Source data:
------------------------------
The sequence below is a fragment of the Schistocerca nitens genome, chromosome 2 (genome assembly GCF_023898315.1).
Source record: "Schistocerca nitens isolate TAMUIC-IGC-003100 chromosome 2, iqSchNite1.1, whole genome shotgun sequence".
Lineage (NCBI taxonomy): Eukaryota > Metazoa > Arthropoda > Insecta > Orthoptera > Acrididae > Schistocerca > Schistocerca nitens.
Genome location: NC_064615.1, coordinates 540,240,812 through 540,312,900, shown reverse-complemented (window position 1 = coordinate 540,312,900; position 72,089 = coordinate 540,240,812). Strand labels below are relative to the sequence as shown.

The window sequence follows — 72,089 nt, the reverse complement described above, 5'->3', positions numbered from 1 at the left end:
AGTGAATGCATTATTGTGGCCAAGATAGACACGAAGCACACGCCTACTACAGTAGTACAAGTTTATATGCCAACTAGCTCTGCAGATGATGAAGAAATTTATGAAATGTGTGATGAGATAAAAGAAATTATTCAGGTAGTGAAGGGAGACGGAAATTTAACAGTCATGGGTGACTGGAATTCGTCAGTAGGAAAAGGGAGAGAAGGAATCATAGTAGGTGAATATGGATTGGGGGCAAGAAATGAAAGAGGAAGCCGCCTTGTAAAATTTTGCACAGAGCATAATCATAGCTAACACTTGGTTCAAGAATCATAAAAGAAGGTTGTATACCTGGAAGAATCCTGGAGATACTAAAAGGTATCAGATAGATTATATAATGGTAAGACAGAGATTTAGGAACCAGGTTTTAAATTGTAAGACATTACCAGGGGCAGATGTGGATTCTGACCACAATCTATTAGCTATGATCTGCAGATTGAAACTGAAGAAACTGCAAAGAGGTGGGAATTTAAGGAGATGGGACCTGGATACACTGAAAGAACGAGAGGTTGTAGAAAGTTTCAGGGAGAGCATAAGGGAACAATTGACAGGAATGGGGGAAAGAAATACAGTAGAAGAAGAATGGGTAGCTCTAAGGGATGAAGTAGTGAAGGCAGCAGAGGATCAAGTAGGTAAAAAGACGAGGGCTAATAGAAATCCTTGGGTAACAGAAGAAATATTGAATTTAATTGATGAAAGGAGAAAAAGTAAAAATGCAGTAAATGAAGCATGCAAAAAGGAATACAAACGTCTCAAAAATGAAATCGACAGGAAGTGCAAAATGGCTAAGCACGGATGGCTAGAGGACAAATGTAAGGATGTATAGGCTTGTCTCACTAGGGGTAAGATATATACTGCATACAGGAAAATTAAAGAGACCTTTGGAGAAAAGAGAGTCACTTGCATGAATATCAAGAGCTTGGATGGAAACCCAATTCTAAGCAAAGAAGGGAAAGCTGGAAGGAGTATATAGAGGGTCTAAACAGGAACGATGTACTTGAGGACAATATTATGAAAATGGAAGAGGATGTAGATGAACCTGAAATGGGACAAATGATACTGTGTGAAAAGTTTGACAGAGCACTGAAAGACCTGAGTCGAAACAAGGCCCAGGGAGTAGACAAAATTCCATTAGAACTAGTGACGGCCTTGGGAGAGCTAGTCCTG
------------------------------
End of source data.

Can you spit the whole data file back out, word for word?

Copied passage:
The sequence below is a fragment of the Schistocerca nitens genome, chromosome 2 (genome assembly GCF_023898315.1).
Source record: "Schistocerca nitens isolate TAMUIC-IGC-003100 chromosome 2, iqSchNite1.1, whole genome shotgun sequence".
Lineage (NCBI taxonomy): Eukaryota > Metazoa > Arthropoda > Insecta > Orthoptera > Acrididae > Schistocerca > Schistocerca nitens.
Genome location: NC_064615.1, coordinates 540,240,812 through 540,312,900, shown reverse-complemented (window position 1 = coordinate 540,312,900; position 72,089 = coordinate 540,240,812). Strand labels below are relative to the sequence as shown.

The window sequence follows — 72,089 nt, the reverse complement described above, 5'->3', positions numbered from 1 at the left end:
AGTGAATGCATTATTGTGGCCAAGATAGACACGAAGCACACGCCTACTACAGTAGTACAAGTTTATATGCCAACTAGCTCTGCAGATGATGAAGAAATTTATGAAATGTGTGATGAGATAAAAGAAATTATTCAGGTAGTGAAGGGAGACGGAAATTTAACAGTCATGGGTGACTGGAATTCGTCAGTAGGAAAAGGGAGAGAAGGAATCATAGTAGGTGAATATGGATTGGGGGCAAGAAATGAAAGAGGAAGCCGCCTTGTAAAATTTTGCACAGAGCATAATCATAGCTAACACTTGGTTCAAGAATCATAAAAGAAGGTTGTATACCTGGAAGAATCCTGGAGATACTAAAAGGTATCAGATAGATTATATAATGGTAAGACAGAGATTTAGGAACCAGGTTTTAAATTGTAAGACATTACCAGGGGCAGATGTGGATTCTGACCACAATCTATTAGCTATGATCTGCAGATTGAAACTGAAGAAACTGCAAAGAGGTGGGAATTTAAGGAGATGGGACCTGGATACACTGAAAGAACGAGAGGTTGTAGAAAGTTTCAGGGAGAGCATAAGGGAACAATTGACAGGAATGGGGGAAAGAAATACAGTAGAAGAAGAATGGGTAGCTCTAAGGGATGAAGTAGTGAAGGCAGCAGAGGATCAAGTAGGTAAAAAGACGAGGGCTAATAGAAATCCTTGGGTAACAGAAGAAATATTGAATTTAATTGATGAAAGGAGAAAAAGTAAAAATGCAGTAAATGAAGCATGCAAAAAGGAATACAAACGTCTCAAAAATGAAATCGACAGGAAGTGCAAAATGGCTAAGCACGGATGGCTAGAGGACAAATGTAAGGATGTATAGGCTTGTCTCACTAGGGGTAAGATATATACTGCATACAGGAAAATTAAAGAGACCTTTGGAGAAAAGAGAGTCACTTGCATGAATATCAAGAGCTTGGATGGAAACCCAATTCTAAGCAAAGAAGGGAAAGCTGGAAGGAGTATATAGAGGGTCTAAACAGGAACGATGTACTTGAGGACAATATTATGAAAATGGAAGAGGATGTAGATGAACCTGAAATGGGACAAATGATACTGTGTGAAAAGTTTGACAGAGCACTGAAAGACCTGAGTCGAAACAAGGCCCAGGGAGTAGACAAAATTCCATTAGAACTAGTGACGGCCTTGGGAGAGCTAGTCCTG